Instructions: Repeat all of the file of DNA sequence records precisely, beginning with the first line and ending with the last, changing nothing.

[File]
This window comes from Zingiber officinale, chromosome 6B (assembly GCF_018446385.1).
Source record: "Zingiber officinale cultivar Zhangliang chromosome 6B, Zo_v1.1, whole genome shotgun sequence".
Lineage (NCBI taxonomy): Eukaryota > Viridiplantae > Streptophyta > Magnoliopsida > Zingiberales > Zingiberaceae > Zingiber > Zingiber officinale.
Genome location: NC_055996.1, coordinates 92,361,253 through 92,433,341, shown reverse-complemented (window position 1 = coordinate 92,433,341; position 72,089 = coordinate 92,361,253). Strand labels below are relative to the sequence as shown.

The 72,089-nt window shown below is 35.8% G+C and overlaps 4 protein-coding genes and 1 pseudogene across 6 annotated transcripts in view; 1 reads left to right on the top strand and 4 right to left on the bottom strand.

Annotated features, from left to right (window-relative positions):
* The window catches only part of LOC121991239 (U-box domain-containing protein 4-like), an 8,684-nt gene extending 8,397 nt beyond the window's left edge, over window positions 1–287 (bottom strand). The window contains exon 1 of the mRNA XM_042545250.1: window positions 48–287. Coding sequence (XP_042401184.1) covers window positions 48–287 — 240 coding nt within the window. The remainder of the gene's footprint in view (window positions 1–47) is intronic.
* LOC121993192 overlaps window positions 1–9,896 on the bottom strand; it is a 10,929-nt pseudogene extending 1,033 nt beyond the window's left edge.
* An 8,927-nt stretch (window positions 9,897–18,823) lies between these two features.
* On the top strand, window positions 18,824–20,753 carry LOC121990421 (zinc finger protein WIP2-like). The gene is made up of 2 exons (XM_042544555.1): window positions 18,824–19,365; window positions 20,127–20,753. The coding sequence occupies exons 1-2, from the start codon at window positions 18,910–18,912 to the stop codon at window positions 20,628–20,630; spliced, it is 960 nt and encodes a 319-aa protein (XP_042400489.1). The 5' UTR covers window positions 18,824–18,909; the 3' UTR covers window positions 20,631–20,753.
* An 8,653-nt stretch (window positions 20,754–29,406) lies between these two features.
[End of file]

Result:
This window comes from Zingiber officinale, chromosome 6B (assembly GCF_018446385.1).
Source record: "Zingiber officinale cultivar Zhangliang chromosome 6B, Zo_v1.1, whole genome shotgun sequence".
Lineage (NCBI taxonomy): Eukaryota > Viridiplantae > Streptophyta > Magnoliopsida > Zingiberales > Zingiberaceae > Zingiber > Zingiber officinale.
Genome location: NC_055996.1, coordinates 92,361,253 through 92,433,341, shown reverse-complemented (window position 1 = coordinate 92,433,341; position 72,089 = coordinate 92,361,253). Strand labels below are relative to the sequence as shown.

The 72,089-nt window shown below is 35.8% G+C and overlaps 4 protein-coding genes and 1 pseudogene across 6 annotated transcripts in view; 1 reads left to right on the top strand and 4 right to left on the bottom strand.

Annotated features, from left to right (window-relative positions):
* The window catches only part of LOC121991239 (U-box domain-containing protein 4-like), an 8,684-nt gene extending 8,397 nt beyond the window's left edge, over window positions 1–287 (bottom strand). The window contains exon 1 of the mRNA XM_042545250.1: window positions 48–287. Coding sequence (XP_042401184.1) covers window positions 48–287 — 240 coding nt within the window. The remainder of the gene's footprint in view (window positions 1–47) is intronic.
* LOC121993192 overlaps window positions 1–9,896 on the bottom strand; it is a 10,929-nt pseudogene extending 1,033 nt beyond the window's left edge.
* An 8,927-nt stretch (window positions 9,897–18,823) lies between these two features.
* On the top strand, window positions 18,824–20,753 carry LOC121990421 (zinc finger protein WIP2-like). The gene is made up of 2 exons (XM_042544555.1): window positions 18,824–19,365; window positions 20,127–20,753. The coding sequence occupies exons 1-2, from the start codon at window positions 18,910–18,912 to the stop codon at window positions 20,628–20,630; spliced, it is 960 nt and encodes a 319-aa protein (XP_042400489.1). The 5' UTR covers window positions 18,824–18,909; the 3' UTR covers window positions 20,631–20,753.
* An 8,653-nt stretch (window positions 20,754–29,406) lies between these two features.